Yacoub Odeh stands in front of the tanur, the community stone oven, next to his old house and closes his eyes. “Our house was right here,” said the 71-year-old former resident of Lifta, pointing to a pile of stones that forms the outline of the foundation of a house. “As a little kid, I used to grab onto my mother’s skirts when she went to make bread at the tanur. I’d hide in her skirts, and then my favorite thing in the world was to eat the fresh bread right out of the oven, with a little zaatar and olive oil.”
Rabbis for Human Rights, Jafra and Zochrot, are leading monthly tours of the site to raise awareness about the possible loss of Lifta: the last Palestinian village left unchanged from before 1948.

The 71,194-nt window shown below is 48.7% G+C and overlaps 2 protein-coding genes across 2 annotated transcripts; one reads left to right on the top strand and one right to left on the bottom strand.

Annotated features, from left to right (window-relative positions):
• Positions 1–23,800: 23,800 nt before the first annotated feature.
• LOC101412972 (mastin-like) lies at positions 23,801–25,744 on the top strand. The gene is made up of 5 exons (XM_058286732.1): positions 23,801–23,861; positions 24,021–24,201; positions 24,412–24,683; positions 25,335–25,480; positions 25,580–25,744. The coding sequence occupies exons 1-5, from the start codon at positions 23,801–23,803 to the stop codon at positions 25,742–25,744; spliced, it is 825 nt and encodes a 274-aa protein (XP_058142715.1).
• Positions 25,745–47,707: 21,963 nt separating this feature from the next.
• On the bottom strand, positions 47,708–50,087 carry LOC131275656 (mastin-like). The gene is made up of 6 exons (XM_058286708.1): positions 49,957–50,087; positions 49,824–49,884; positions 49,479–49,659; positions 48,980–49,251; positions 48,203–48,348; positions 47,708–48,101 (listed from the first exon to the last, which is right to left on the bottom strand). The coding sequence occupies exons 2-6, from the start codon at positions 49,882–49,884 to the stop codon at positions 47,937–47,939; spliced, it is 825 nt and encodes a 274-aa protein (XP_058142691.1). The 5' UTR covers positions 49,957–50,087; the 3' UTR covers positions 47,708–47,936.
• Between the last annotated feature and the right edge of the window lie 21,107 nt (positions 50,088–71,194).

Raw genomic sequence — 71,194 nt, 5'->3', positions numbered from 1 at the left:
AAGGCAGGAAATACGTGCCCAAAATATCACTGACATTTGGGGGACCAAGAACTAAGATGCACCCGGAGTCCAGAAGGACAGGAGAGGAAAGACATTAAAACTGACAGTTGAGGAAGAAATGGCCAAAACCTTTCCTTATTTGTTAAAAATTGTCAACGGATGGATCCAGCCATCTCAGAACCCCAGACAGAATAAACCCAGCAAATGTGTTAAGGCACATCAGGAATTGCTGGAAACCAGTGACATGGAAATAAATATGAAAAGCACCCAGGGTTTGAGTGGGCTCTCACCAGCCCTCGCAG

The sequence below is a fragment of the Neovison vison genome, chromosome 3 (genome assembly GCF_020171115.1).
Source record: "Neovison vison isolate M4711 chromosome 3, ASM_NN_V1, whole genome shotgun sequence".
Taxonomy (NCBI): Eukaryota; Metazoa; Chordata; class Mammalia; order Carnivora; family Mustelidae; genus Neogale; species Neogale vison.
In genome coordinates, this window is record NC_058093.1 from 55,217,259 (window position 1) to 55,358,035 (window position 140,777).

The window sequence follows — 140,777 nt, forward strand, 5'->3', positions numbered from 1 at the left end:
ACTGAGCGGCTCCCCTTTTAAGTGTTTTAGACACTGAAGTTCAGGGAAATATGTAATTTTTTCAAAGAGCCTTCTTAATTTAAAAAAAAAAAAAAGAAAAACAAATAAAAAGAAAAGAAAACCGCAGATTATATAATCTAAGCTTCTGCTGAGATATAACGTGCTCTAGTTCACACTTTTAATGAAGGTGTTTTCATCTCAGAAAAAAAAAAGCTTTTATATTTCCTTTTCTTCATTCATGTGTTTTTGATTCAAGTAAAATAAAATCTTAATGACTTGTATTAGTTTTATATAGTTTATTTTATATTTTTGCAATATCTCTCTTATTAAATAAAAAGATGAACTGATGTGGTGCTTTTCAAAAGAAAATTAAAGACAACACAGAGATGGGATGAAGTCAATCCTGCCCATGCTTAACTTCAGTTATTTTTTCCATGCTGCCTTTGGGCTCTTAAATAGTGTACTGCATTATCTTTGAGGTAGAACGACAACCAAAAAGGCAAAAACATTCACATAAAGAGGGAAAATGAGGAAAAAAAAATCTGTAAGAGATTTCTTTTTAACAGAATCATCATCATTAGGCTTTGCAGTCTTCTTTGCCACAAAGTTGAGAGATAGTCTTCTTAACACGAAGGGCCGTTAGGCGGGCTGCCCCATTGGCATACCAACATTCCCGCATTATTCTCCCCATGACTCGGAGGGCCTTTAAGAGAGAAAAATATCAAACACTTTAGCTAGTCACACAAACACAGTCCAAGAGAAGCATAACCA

A coalition of activists successfully petitioned the Jerusalem District Court to halt the tender in March. The petition, filed by former Lifta residents, Rabbis for Human Rights, and Jafra, a Palestinian heritage organization, calls for the courts to freeze the bidding process and for the ILA to require that an independent monitoring organization complete a survey of the area to determine what should be preserved and what can be developed.